Meanwhile the main Japanese fleet under Admiral Togo had made an even more important stroke. During the night of February 8th, it reached Port Arthur, where the Russian ships were drawn up in battle array outside the harbor. In size and number they were little, if at all, inferior to their foe, but vivid and picturesque accounts have reached us of their lack of readiness and discipline. Port Arthur was a gay city in those days; many of the Russian naval officers were ashore that night enjoying life, each after his own fashion; and we are told that the scenes of disorder within the city when the cannonading began, beggar description. Outside the harbor the surprised and startled Russian fleet made such defense as it could. Cannon thundered on both sides, and under cover of the darkness and the noise, a flotilla of Japanese torpedo-boats stole close to the enemy and discharged their deadly missiles. There was much confusion, much wild firing, and tumult; but three at least of the torpedoes reached the mark. The two largest of Russia’s battleships and one of her best cruisers were struck and so badly injured that more than four months elapsed before either battleship was again ready for use. The crippled Russian fleet drew closer under protection of the land forts, and when dawn and tide permitted, withdrew to the inner harbor. Unlike Seoul, Port Arthur was in direct telegraphic communication with the outer world; and on the morning of February 9th everybody knew of the sudden, successful attack, knew that the long threatening war- cloud had burst at last.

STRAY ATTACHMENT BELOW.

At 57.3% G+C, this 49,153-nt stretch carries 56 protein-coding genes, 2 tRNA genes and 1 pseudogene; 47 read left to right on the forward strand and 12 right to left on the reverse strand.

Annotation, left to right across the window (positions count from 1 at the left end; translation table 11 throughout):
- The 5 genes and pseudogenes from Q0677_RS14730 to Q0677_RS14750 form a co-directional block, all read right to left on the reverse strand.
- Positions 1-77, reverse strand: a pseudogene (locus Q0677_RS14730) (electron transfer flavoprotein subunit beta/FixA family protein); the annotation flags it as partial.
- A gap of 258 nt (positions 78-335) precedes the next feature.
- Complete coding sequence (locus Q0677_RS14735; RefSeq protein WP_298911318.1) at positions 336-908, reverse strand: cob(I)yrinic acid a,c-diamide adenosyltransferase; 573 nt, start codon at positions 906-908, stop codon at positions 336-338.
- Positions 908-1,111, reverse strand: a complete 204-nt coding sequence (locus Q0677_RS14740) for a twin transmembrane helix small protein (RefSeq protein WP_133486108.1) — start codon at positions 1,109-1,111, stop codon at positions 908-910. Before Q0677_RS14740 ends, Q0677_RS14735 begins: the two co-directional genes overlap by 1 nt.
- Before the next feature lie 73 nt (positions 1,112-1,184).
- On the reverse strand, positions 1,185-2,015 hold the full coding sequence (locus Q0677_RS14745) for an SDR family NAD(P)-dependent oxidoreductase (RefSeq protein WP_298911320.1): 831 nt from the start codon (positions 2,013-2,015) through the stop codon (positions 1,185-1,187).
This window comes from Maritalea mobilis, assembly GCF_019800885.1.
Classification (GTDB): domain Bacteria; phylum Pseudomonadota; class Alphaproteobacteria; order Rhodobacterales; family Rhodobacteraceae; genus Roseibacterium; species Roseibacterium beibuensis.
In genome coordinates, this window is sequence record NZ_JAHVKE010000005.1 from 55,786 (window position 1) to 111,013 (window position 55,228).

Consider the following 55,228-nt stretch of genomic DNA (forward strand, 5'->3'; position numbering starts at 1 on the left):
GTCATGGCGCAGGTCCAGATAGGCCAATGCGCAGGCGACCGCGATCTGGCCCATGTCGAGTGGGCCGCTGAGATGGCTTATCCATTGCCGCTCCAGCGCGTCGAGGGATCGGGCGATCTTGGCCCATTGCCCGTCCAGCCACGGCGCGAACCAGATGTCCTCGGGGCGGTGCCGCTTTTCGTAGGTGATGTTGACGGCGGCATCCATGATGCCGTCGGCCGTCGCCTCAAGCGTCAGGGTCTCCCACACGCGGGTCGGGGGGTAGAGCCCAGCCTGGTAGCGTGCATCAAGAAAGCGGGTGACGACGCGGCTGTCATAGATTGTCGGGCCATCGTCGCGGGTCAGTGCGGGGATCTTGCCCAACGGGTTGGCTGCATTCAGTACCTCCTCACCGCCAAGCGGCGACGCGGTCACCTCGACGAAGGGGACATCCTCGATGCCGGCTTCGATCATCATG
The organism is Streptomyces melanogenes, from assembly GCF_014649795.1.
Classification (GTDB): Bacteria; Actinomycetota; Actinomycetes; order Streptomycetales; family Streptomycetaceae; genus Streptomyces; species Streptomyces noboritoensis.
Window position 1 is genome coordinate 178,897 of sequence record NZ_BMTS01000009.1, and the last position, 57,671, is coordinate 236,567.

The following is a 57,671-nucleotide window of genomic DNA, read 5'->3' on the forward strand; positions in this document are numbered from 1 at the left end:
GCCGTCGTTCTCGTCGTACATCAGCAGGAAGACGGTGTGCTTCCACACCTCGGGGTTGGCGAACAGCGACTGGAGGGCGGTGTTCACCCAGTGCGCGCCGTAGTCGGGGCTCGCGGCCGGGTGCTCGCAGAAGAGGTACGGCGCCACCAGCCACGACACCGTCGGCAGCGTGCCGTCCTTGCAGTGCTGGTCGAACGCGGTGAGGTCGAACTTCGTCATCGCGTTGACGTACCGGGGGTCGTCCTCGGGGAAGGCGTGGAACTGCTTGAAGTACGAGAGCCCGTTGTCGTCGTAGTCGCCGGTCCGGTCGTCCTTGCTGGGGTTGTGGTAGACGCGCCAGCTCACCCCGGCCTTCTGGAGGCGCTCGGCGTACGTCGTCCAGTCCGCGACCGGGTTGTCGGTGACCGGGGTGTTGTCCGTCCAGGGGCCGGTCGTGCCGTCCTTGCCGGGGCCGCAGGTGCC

In these opening assaults Japan gained almost half of the essential points for which she fought. Not only was Korea in her hands, but the command of the sea was hers, at least temporarily. Before the war, Japan had six first-class modern battleships; the Russian Asiatic fleet had seven, which, while slightly smaller individually than the Japanese, excelled them in total tonnage. In cruisers and smaller boats, Japan had considerably the advantage; but such vessels are regarded as only auxiliary to battleships, against whose heavier armor and huger guns the strongest cruiser would be helpless. It had seemed, therefore, as if the Russian ships might easily cruise along the Manchurian and Korean coasts and prevent any land invasion. If attacked, they could at worst involve the enemy with themselves in one common and awful ruin, and so leave Japan helpless before a new fleet, which could be dispatched from Europe.
We want to take this site to the next level but we need money to do that. Please contribute directly by signing up at https://www.patreon.com/history